MACRA: New Incentive-Based Physician Pay Program

In the coming months, the Centers for Medicare & Medicaid Services (CMS) will begin implementing a 2015 law that changes how doctors who provide care to Medicare beneficiaries are paid. ASN is working with CMS to help the Agency get the new system —which aims to reward value over volume—right for nephrology clinicians and the patients with kidney disease they serve.

Last year, Congress repealed and replaced the Sustainable Growth Rate (SGR), the outdated physician payment system that called for substantial annual cuts to physician reimbursement, by passing the Medicare Access and CHIP Reauthorization Act of 2015 (MACRA).

“One thing everyone agrees upon in Washington was that the old payment system was broken, and ASN advocated for its repeal and replacement. The new payment system aims to move healthcare in the right direction, emphasizing quality of care instead of quantity of care and reducing administrative burdens so physicians can focus their efforts on providing the highest quality of care to patients,” said ASN President Raymond C. Harris, MD, FASN. “ASN delivered nearly 20 pages of recommendations concerning how to improve and successfully implement the new system and achieve the goals Congress outlined when it enacted MACRA.”

The new payment system—termed the Quality Payment Program—will offer two tracks for Medicare physician payments: MIPS (Merit-based Incentive Payment System) and APMs (Alternative Payment Models) (Table 1).


On June 27, 2016, ASN submitted extensive recommendations to CMS regarding its 962-page proposal for putting in place the significant changes called for by MACRA. CMS is expected to issue a final rule on MACRA implementation in the fall of 2016, taking into account input from ASN and other stakeholders. The society emphasized several key themes, described here:

Delay the start of data collection

MACRA requires that the new Quality Payment Program take effect starting January 1, 2019. Although CMS proposed to start collecting data on physicians’ quality of care, resource use, and other aspects of care starting January 1, 2017, ASN believes that an additional six-month period is needed to educate clinicians. The society recommended that CMS delay the start of the performance period until July 1, 2017.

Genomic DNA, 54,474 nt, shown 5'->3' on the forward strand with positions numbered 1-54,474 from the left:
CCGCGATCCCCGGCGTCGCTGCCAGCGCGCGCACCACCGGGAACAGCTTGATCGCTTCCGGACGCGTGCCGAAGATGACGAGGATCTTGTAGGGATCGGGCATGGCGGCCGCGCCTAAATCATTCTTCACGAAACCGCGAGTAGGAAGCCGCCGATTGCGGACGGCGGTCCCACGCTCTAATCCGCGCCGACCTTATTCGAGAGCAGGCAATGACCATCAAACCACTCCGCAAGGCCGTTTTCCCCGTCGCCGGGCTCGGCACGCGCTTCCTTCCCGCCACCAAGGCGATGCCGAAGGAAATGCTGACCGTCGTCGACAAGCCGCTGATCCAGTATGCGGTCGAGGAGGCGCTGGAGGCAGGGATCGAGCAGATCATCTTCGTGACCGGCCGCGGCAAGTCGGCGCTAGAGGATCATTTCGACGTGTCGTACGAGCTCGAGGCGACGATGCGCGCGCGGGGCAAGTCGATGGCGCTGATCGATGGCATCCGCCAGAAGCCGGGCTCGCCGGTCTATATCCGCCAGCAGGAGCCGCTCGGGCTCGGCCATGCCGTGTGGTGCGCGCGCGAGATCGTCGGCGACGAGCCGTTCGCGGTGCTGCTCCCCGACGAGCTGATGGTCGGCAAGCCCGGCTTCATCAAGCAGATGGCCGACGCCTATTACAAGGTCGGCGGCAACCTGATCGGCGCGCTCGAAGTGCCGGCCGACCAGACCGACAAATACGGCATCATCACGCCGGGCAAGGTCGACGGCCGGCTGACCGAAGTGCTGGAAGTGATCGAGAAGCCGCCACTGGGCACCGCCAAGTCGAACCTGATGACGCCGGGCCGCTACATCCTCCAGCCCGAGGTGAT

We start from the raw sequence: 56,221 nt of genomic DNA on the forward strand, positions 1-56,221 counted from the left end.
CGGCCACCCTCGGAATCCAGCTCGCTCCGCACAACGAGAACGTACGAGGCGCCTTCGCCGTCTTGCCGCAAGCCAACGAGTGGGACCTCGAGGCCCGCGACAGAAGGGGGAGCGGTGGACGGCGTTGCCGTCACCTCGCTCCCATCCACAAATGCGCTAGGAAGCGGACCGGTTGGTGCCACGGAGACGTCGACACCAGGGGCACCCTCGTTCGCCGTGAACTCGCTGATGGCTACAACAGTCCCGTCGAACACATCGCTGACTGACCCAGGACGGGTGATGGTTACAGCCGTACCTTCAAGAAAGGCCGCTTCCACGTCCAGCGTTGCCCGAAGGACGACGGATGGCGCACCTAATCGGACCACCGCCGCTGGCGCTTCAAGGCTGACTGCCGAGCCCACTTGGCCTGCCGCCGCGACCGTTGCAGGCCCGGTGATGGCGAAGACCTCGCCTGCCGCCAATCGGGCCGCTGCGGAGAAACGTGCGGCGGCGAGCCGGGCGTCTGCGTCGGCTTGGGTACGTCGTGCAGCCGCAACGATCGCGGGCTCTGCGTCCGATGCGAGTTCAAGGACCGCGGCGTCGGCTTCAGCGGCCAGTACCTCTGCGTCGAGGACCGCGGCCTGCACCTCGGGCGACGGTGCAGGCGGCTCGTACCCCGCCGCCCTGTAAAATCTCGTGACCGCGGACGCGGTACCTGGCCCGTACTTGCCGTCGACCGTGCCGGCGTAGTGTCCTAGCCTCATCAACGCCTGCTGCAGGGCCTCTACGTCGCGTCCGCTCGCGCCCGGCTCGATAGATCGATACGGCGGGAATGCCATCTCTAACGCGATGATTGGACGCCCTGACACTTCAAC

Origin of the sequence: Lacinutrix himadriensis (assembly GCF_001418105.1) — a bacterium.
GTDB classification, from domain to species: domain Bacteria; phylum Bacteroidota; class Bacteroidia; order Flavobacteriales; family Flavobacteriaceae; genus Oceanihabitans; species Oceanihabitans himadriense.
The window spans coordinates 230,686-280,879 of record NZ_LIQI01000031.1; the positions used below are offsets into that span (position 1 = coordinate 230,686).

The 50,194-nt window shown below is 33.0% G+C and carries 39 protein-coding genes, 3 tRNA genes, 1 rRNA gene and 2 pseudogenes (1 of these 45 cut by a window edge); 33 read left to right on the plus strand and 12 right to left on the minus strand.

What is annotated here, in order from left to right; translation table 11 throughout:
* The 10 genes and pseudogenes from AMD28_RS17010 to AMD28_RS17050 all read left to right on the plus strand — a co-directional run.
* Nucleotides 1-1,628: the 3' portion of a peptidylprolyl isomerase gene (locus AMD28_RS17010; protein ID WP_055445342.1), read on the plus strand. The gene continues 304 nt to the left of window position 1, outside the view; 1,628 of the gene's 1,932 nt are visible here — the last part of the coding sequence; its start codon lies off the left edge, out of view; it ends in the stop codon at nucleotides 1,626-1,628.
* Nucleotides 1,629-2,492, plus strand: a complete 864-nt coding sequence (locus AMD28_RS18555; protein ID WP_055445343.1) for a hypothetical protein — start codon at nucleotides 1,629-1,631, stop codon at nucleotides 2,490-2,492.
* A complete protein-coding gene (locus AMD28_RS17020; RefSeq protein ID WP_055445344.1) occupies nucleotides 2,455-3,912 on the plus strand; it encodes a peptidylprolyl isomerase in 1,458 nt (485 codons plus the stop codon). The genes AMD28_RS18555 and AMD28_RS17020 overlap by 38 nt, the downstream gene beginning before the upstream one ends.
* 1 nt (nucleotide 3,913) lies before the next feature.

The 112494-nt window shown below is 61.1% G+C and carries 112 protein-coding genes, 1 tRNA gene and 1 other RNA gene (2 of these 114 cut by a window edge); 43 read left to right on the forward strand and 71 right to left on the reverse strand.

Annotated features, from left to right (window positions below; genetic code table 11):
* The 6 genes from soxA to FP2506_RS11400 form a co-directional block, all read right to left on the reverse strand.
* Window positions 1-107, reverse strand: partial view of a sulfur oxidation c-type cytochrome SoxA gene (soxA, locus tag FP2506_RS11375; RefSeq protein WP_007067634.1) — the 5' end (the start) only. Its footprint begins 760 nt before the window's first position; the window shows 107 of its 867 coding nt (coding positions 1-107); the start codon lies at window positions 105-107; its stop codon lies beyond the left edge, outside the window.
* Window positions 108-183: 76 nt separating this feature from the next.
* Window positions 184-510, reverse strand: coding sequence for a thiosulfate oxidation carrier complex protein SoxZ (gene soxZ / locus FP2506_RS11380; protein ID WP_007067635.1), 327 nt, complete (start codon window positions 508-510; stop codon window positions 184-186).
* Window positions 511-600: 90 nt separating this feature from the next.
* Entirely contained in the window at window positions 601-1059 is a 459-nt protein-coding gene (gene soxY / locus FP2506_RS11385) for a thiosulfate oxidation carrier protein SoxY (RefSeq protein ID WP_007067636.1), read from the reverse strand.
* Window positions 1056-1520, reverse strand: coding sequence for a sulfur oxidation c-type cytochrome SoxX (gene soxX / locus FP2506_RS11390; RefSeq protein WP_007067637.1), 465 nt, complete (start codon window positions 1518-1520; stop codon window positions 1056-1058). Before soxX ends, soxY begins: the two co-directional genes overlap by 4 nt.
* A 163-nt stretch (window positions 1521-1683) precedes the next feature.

ASN believes that clinicians will need this time period to familiarize themselves with the final rule and prepare their practices to deliver the best patient care possible in the new payment system. The society urged CMS to develop a robust educational program to help clinicians—especially nephrologists, given that they treat patients with varying degrees of sickness and complexity in multiple types of facilities—approach the pathways available in the Quality Payment Program. ASN also intends to complement and amplify educational programs developed by CMS with its own educational tools.

The delay ASN proposed (to July 1, 2017) would allow clinicians time to come up to speed and to review their data before their payments start to be adjusted on January 1, 2019.

Factor in how patients with kidney disease are unique

Throughout its 19-page commentary to CMS, ASN emphasized the complex needs of kidney patients and their status as among the most vulnerable in the entire Medicare program. Kidney disease disproportionally affects underrepresented minorities, and patients with advanced kidney diseases suffer from multiple other serious chronic co-morbidities, including diabetes, hypertension, peripheral vascular disease, and heart failure. More than 50% of patients with CKD have 5 or more other co-morbid conditions, and CKD care for patients age 65 and older exceeded $50 billion in 2013—representing 20% of all Medicare spending in this age group.

ASN also emphasized the heterogeneous nature of nephrology care: nephrologists typically provide medical care in multiple settings with variations in patient population characteristics and health status and differential access to electronic health records (EHRs)—variations that may influence their ability to be successful in the MIPS program and should be considered by CMS.

The society recommended a number of modifications to CMS’ proposals based on these two factors of unique patient status and practice structure. In particular, ASN recommended that CMS require that reporting mechanisms include the ability to stratify the data by demographic characteristics such as race, ethnicity, and gender—and ASN urged CMS to use its resources in an active effort to continually improve the risk adjustment methodology employed within MACRA implementation. The need for appropriate quality measures that reflect the value of care nephrologists provide is also paramount.

Modify MIPS reporting requirements